Mission: End the tuna industry’s war on dolphins.

Everyone agreed it was impossible: convince the world’s largest tuna firm to be dolphin-friendly. And bind them under contract to guarantee it.

Other than the great driftnet kills, the earth’s largest kill of dolphins

has been due to a fiendish methodology employed in the Eastern Tropical Pacific.

This reality has been finessed and smoothed  tuna industry PR, which has sought to equate the terms “incidental kill” with “accidental kill” in the public mind. So for this story let us first clear that up:  the dolphins are intentionally targeted, and that’s why they die.

Here’s how it works. Over the course of co-evolution, a single species of tuna developed a behavioral trick in a special area, and upon that trick hangs the story.


Most tuna don’t have any reason to associate with dolphins. But Yellowfin tuna have learned to swim underneath them in the Eastern Tropical Pacific. It’s out of the dolphins’ control, and led to a terrible calculation by tuna fishermen. The dolphins would be sacrificed.

The Eastern Tropical Pacific (ETP) is about a 6 million square mile area roughly off the coast of central america. It’s characterized by a shallow and abrupt thermocline, with warm waters overlying relatively cold waters.  Dolphins, which breathe air, spend most of their time at or near the surface.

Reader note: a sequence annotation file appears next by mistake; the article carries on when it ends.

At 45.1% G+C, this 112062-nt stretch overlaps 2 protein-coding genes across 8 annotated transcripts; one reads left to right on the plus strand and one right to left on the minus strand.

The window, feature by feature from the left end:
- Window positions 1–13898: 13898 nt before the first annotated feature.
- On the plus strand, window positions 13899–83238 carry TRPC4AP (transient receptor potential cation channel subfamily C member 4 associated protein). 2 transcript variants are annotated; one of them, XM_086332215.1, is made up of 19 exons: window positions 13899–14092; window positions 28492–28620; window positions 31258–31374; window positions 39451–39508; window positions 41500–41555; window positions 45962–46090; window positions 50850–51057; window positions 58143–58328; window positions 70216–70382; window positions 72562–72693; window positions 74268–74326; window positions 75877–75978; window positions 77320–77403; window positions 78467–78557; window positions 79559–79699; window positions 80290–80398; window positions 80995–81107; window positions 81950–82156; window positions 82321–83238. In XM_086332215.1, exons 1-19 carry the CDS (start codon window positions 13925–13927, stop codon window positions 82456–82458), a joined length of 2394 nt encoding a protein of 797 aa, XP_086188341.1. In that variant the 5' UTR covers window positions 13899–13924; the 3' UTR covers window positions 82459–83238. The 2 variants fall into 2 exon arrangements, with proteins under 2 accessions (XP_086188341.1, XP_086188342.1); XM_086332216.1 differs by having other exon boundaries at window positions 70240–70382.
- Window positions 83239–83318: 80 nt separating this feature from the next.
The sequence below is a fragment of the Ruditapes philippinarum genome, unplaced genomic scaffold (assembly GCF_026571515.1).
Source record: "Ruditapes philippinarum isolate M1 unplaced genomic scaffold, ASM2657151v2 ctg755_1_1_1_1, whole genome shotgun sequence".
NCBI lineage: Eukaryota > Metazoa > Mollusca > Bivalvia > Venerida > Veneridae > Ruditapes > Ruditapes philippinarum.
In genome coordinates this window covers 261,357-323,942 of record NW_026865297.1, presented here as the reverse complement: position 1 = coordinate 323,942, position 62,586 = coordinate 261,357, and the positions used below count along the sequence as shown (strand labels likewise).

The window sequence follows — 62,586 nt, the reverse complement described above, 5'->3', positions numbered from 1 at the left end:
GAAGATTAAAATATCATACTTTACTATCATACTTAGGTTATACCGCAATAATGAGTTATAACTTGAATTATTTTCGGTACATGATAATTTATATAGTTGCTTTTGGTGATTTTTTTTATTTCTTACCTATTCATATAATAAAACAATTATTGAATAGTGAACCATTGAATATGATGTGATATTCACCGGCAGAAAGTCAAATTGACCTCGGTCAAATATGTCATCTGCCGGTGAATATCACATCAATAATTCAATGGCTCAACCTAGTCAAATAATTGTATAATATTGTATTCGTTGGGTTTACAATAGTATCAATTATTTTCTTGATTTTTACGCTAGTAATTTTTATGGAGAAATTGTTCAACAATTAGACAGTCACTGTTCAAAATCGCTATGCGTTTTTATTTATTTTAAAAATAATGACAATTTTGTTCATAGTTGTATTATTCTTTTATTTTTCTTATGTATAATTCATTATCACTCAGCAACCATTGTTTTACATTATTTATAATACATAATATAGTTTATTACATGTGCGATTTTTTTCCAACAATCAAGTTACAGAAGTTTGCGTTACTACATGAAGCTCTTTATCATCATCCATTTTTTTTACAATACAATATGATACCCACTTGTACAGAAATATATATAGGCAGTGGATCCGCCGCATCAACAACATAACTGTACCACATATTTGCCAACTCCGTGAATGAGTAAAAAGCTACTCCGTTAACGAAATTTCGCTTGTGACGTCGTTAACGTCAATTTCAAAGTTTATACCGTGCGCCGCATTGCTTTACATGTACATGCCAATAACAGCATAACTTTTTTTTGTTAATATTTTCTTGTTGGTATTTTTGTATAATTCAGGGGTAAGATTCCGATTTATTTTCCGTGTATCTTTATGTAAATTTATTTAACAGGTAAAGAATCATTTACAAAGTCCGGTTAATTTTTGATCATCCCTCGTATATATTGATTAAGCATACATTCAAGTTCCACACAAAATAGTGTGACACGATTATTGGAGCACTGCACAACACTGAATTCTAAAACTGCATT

Yellowfin tuna, which are roughly the same size as dolphins and competitors for food fish, prefer to swim in the cold water below the thermocline, where their thermodynamic efficiency is better. However, swimming down there means it’s harder for them to locate surface prey to eat.

What some yellowfin did was to apply a stationing behavior usually seen only in young fish, to spend their entire lives several hundred feet below herds of dolphins. This worked out so well for them that eventually a large percentage of all the adult yellowfin biomass was stationed beneath dolphins. They’d use the dolphins to find food, and when the dolphins started their sonically-complex feeding, it would alert the yellowfin tuna which would zoom up and go into a feeding frenzy, biting everything they saw.

The dolphins gained no benefit; it was like being followed by dangerous bandits who could travel faster than you. You could never lose them, and they’d steal your food every time you fed. This parasitism became a major ongoing stressor for dolphins in the ETP, but there wasn’t anything they could do about it.


Prior to the late 1950’s dolphins could lead their tuna to human baitboats, in a true symbiosis: the only losers were the tuna.

Or was there? Actually, dolphins would work with humans when given a chance. After WWII, baitboats were deployed to try catching tuna. The boat full of pole-and-line fishermen would chum the water with a few “bait fish”, and try to get a tuna feeding frenzy started.